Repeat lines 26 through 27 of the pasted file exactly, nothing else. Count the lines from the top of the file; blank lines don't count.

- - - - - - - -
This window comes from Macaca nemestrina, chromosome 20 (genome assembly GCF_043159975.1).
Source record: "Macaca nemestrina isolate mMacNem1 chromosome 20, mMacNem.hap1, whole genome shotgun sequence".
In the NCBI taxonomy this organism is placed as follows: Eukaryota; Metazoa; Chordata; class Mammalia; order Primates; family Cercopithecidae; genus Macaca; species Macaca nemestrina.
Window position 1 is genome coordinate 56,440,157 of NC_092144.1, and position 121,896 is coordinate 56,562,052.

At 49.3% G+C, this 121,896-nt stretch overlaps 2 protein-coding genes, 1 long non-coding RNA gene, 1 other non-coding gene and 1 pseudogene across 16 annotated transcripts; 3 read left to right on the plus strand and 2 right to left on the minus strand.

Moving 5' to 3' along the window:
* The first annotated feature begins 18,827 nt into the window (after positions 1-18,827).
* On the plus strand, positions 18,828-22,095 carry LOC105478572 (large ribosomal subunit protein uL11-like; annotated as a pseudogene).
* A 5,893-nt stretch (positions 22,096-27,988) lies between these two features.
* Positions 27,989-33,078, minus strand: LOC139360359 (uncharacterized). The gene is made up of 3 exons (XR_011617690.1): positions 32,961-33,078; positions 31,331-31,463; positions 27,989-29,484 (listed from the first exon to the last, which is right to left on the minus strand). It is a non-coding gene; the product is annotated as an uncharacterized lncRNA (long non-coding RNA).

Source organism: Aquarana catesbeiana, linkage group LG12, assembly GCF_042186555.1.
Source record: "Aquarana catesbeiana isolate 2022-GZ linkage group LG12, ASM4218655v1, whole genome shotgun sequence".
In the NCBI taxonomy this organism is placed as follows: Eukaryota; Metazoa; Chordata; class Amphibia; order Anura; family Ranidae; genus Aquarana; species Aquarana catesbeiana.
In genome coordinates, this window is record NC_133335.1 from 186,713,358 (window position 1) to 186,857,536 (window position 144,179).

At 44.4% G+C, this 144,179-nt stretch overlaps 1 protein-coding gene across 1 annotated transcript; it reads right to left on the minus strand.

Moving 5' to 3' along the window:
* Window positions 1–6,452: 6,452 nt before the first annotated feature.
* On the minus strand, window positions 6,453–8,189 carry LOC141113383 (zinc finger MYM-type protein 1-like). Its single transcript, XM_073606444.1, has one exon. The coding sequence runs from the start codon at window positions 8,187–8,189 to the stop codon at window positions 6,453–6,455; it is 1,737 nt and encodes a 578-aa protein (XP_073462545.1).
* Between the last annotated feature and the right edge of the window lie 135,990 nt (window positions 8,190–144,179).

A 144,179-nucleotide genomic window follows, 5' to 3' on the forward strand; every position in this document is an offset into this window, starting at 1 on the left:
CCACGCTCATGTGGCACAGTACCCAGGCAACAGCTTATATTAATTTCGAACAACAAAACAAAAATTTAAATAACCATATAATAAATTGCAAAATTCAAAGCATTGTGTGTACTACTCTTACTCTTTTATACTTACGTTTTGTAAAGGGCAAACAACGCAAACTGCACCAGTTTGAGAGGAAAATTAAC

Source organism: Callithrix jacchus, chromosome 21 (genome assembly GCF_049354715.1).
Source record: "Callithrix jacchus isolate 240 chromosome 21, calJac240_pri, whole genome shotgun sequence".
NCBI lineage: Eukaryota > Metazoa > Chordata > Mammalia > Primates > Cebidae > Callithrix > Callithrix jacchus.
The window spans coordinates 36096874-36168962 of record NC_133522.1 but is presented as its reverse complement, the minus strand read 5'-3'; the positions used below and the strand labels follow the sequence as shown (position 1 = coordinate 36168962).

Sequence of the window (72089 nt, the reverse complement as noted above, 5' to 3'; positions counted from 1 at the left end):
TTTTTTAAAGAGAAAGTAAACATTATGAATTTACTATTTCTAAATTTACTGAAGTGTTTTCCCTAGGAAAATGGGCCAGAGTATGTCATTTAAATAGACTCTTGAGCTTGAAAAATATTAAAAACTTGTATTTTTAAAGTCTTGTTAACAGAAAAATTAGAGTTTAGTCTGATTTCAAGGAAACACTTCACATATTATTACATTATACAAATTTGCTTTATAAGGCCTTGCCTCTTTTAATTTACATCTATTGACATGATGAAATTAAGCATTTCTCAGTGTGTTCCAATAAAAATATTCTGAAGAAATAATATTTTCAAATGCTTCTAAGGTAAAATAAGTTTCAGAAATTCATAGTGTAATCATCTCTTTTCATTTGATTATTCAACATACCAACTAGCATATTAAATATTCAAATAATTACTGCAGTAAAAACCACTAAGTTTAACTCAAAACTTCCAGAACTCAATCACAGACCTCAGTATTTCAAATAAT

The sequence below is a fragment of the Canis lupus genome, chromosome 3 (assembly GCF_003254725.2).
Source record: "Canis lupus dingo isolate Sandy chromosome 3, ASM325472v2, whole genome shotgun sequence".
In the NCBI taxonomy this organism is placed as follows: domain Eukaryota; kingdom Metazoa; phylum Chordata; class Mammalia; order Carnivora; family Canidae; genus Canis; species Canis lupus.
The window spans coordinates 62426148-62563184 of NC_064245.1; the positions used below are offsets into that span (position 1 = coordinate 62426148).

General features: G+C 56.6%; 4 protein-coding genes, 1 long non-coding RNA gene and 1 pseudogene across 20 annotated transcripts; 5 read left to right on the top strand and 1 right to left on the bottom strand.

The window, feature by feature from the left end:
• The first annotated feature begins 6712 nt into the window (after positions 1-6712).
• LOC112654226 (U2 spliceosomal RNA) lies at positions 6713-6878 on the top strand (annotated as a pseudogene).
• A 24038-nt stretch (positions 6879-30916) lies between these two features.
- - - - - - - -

Sequence of the window (72089 nt, the reverse complement as noted above, 5' to 3'; positions counted from 1 at the left end):
TTTTTTAAAGAGAAAGTAAACATTATGAATTTACTATTTCTAAATTTACTGAAGTGTTTTCCCTAGGAAAATGGGCCAGAGTATGTCATTTAAATAGACTCTTGAGCTTGAAAAATATTAAAAACTTGTATTTTTAAAGTCTTGTTAACAGAAAAATTAGAGTTTAGTCTGATTTCAAGGAAACACTTCACATATTATTACATTATACAAATTTGCTTTATAAGGCCTTGCCTCTTTTAATTTACATCTATTGACATGATGAAATTAAGCATTTCTCAGTGTGTTCCAATAAAAATATTCTGAAGAAATAATATTTTCAAATGCTTCTAAGGTAAAATAAGTTTCAGAAATTCATAGTGTAATCATCTCTTTTCATTTGATTATTCAACATACCAACTAGCATATTAAATATTCAAATAATTACTGCAGTAAAAACCACTAAGTTTAACTCAAAACTTCCAGAACTCAATCACAGACCTCAGTATTTCAAATAAT